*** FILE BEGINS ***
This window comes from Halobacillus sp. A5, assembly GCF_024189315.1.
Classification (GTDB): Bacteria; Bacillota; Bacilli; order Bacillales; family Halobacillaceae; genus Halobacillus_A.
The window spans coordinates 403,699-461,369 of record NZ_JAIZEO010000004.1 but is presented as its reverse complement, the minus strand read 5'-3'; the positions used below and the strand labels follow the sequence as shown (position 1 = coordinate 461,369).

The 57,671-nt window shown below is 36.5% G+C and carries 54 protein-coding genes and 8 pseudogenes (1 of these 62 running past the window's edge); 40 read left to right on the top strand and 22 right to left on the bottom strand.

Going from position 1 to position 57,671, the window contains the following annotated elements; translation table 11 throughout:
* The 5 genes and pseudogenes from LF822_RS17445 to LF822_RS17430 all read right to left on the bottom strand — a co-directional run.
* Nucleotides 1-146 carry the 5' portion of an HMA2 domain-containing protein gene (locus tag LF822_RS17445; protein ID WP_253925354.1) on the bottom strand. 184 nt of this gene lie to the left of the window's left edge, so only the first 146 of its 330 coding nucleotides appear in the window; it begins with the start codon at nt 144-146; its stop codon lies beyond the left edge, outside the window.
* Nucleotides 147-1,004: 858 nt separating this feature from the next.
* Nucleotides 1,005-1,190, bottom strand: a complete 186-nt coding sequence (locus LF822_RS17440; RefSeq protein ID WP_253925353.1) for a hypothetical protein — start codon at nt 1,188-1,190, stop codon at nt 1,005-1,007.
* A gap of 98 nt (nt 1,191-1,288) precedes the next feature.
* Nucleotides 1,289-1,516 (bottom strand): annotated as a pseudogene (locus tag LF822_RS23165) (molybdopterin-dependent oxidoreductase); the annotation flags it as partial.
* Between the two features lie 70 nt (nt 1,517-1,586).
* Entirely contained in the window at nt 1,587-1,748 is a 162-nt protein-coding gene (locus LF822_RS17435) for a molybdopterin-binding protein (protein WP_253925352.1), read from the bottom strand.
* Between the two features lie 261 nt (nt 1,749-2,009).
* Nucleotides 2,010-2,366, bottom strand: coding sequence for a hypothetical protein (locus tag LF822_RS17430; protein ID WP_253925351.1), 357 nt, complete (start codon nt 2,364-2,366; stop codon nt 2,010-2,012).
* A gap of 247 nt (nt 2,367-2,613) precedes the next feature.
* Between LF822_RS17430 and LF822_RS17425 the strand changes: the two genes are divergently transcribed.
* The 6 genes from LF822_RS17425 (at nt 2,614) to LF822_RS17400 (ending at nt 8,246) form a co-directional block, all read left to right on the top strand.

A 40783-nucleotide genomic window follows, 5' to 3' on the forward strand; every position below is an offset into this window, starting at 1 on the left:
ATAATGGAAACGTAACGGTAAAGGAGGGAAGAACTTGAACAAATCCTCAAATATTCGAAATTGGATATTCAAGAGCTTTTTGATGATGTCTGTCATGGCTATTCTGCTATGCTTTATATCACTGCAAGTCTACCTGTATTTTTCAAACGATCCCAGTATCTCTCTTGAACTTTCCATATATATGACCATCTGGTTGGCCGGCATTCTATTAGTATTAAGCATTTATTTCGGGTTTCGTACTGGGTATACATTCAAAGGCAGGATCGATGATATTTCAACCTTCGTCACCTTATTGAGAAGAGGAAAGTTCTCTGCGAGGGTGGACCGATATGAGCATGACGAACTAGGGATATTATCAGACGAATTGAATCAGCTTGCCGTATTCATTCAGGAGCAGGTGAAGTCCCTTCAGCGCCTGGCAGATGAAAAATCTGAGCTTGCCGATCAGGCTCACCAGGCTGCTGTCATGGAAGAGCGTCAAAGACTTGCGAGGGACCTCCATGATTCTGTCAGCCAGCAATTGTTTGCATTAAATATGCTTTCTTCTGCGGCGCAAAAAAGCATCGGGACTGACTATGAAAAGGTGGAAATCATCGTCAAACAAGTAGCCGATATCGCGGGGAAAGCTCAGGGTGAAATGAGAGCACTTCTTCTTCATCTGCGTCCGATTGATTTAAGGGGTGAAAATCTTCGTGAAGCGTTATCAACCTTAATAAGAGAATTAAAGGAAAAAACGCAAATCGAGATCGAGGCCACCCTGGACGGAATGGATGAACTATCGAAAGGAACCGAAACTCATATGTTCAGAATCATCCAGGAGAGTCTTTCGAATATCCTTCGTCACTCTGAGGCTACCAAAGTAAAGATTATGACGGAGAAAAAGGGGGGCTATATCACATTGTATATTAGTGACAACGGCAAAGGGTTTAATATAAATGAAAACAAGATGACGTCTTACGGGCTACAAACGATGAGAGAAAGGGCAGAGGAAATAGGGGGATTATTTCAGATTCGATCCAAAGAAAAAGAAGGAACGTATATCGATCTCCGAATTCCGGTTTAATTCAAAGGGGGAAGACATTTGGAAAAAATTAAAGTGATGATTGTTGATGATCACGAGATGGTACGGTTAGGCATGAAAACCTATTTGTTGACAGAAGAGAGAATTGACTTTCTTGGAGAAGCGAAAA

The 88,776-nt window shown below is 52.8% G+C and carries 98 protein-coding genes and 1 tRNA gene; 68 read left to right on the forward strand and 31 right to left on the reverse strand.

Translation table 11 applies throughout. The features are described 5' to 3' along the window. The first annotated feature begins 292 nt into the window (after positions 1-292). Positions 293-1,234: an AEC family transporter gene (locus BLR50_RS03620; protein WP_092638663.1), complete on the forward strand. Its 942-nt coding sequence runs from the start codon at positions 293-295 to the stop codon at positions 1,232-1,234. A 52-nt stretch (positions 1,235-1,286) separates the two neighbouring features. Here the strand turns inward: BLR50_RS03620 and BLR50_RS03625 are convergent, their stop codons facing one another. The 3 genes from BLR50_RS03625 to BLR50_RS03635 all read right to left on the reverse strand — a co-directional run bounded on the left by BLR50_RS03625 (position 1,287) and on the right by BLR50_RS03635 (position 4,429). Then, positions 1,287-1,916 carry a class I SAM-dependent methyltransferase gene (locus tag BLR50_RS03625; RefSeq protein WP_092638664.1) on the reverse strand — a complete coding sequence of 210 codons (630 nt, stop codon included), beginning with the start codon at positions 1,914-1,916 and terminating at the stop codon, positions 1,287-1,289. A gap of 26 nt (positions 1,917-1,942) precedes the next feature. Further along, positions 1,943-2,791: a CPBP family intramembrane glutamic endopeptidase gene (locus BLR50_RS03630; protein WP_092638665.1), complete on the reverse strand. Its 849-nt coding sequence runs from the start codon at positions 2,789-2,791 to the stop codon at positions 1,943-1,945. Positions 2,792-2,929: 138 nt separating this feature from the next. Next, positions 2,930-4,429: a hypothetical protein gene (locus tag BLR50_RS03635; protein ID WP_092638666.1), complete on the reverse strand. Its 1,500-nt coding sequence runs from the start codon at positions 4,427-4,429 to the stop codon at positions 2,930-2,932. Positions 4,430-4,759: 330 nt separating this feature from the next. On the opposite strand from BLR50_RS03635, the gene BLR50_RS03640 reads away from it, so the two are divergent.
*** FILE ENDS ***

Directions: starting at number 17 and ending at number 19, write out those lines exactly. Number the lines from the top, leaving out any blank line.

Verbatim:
* Between LF822_RS17430 and LF822_RS17425 the strand changes: the two genes are divergently transcribed.
* The 6 genes from LF822_RS17425 (at nt 2,614) to LF822_RS17400 (ending at nt 8,246) form a co-directional block, all read left to right on the top strand.

A 40783-nucleotide genomic window follows, 5' to 3' on the forward strand; every position below is an offset into this window, starting at 1 on the left: